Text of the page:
Yes, the under, under lying cause of RLS is still very much a mystery. Is it just genes or our gut microbiome or out of control hepcidin levels or iron hogging? But we know how it presents - low brain iron resulting in very shoddy dopamine receptors but plenty of dopamine kicking around just waiting to be transported down our central nervous system by those pathetic receptors.
Like I said on here before, probably for a good portion of our lives there's just enough iron going to our brains (even at night when everyone's serum iron level drops) and there's just enough dopamine coming out of those receptors such that we don't even know we have RLS. Then something happens. Like the aging process which includes the aging of those already pathetic receptors. Or a spinal injury so that now that drip of dopamine which is traveling down our CNS, bouncing from spinal neuron to spinal neuron has to contend with a road block so to speak. Or we become obese which allegedly is also a drag on our already pathetic receptors. Or we start to take statins, anti-histamines, antacids, a near endless list of substances that interfere with the release of dopamine. Magnesium allegedly intereferes with the release of dopamine!!!
Of course, the report of increased dopamine levels was in 1985 (Montplaisir et al) and I do not find any later ones supporting it. Others suggest near normal dopamine levels. And "normal" levels might well be expected if dopamine receptors are fewer but dopamine production is lower.
Another rat experiment showed "The loss of iron in the striatum due to dietary ID was significantly correlated with the decrease in D(2) receptor density ...".† Since the amount of dopamine in the synapse is closely controlled, the lack of availability of dopamine will, I understand (perhaps falsely), signal the creation of fewer receptors. However it goes on to say that it was more pronounced in males than females. Women are more likely to suffer with RLS than men in the human population, so there's some tying up to do there, I feel.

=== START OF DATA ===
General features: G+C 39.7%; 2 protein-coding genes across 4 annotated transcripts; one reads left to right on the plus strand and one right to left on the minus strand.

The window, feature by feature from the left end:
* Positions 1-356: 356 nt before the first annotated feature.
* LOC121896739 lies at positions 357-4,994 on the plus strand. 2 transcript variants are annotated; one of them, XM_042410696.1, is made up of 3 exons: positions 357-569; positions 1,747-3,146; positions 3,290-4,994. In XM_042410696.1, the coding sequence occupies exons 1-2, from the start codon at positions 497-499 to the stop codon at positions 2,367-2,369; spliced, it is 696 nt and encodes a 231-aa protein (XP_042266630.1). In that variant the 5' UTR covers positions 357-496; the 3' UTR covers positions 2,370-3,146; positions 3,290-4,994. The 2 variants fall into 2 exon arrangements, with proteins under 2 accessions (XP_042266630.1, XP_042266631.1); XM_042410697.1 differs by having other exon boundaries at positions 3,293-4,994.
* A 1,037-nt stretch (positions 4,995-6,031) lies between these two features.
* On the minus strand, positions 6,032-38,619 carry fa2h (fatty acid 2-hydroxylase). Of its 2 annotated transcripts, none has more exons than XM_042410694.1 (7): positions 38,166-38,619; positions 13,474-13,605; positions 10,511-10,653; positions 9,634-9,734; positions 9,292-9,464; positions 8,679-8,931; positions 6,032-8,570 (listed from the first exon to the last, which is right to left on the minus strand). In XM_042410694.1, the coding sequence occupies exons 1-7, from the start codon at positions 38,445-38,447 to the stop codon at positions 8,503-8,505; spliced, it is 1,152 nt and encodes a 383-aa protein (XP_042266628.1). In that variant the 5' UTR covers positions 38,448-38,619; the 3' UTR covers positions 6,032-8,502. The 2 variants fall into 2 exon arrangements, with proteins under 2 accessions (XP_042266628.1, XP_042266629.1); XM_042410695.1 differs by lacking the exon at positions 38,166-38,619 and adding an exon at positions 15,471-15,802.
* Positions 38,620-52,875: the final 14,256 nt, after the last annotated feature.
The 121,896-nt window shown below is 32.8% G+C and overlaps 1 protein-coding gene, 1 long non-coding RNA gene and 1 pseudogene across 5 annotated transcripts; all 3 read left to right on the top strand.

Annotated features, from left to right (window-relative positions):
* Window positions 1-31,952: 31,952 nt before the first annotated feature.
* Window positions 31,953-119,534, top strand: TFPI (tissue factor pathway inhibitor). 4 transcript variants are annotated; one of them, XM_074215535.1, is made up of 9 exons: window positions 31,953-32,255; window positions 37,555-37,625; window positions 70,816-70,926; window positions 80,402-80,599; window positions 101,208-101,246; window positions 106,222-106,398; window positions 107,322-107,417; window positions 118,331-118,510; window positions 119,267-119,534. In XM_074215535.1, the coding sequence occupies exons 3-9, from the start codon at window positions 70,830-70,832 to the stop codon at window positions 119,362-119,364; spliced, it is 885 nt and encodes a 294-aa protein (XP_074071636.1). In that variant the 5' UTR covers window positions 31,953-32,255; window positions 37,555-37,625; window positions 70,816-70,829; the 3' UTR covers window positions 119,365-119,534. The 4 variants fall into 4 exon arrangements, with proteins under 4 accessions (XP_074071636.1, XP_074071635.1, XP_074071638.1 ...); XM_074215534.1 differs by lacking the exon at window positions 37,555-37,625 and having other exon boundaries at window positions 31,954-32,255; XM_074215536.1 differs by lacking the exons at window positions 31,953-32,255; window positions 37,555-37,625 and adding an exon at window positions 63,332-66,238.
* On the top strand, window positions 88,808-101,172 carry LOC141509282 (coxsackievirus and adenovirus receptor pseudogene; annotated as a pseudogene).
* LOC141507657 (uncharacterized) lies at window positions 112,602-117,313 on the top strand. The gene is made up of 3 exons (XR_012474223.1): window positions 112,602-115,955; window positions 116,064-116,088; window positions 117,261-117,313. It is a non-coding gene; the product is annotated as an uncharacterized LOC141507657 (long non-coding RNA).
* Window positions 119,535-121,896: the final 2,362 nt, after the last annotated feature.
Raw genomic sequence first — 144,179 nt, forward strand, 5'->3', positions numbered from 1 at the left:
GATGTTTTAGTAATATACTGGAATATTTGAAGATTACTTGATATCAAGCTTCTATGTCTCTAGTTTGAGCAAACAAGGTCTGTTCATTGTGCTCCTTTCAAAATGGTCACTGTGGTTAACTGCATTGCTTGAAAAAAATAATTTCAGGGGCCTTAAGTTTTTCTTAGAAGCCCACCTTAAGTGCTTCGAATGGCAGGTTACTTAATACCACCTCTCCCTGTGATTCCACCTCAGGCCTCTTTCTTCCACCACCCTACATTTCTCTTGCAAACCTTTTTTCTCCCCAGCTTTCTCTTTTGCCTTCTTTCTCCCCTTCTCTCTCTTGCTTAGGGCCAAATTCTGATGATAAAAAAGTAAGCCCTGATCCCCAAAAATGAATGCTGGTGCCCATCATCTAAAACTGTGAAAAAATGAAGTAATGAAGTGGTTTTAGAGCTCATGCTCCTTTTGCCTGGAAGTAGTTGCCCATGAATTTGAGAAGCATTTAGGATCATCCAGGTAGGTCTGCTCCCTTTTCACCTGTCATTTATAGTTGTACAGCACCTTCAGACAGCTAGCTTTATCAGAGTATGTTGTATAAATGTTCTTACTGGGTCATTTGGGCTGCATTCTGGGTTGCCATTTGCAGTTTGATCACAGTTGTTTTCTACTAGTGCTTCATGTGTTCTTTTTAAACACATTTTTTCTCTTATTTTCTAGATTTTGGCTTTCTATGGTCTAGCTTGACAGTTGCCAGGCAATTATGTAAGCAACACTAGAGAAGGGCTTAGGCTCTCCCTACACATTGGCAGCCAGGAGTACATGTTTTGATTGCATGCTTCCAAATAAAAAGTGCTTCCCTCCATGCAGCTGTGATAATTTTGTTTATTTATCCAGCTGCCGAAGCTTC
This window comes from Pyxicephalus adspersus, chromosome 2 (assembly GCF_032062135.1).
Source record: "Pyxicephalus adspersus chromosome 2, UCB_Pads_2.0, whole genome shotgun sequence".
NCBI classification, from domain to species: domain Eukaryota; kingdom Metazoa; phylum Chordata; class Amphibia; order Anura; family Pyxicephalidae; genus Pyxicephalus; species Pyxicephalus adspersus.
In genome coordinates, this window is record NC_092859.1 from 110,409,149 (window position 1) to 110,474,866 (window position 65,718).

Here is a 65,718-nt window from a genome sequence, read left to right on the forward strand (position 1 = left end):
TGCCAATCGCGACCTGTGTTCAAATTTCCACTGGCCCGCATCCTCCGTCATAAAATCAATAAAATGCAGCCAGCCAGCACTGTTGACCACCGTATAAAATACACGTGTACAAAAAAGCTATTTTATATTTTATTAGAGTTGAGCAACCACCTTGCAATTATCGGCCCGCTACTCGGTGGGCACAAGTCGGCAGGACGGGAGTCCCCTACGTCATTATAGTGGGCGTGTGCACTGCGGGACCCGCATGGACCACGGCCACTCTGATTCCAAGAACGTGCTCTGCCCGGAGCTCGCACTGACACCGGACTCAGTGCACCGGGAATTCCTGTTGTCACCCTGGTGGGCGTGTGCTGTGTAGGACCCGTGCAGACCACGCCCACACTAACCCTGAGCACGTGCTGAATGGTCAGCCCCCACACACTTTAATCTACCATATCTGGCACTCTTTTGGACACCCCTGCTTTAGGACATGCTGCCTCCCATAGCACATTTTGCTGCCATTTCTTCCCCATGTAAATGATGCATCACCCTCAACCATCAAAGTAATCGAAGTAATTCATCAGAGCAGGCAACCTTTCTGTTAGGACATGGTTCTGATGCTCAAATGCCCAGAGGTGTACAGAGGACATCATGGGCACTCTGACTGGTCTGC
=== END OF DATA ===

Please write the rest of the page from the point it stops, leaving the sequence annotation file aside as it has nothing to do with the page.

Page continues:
In all, I seem to be seeing that the problem is indeed with iron, whether it's the amount available or the control of it I don't see fully answered yet.
Indeed the levels of many nutrients fall with age. Iron, though, it is reported, tends to build up in the brain with age. Not in everyone? We can't access it? It's because we can't access it that it builds up?
[It's now well gone 8:00 p.m., I've not taken any ropinirole today so far, and I've only very, very minimal, scarcely any, RLS symptoms. I went out walking today, some miles, so I in fact took five ferrous bisglycinate chelate capsules (18 mg elemental iron) both this morning and earlier this evening.]
JANE DOE -
OMG, unbelievable! 8pm and no drugs and little to no symptoms. What about Melatonin? Can't even type that word without shuddering. For me it's the devil incarnate. Are you still going to take it?
Is it time for a revolution yet? Should we take our anecdotal evidence on the road and let the RLS world know that this is something that MIGHT work for others as well? You realize that you are one of the lucky ones. Your symptoms were controlled with drugs. There are some that are one step away, night after night, of going off the RLS cliff.
MR. X. -
I still took melatonin last night. Don't know about stopping that – I barely got 5 hours sleep last night.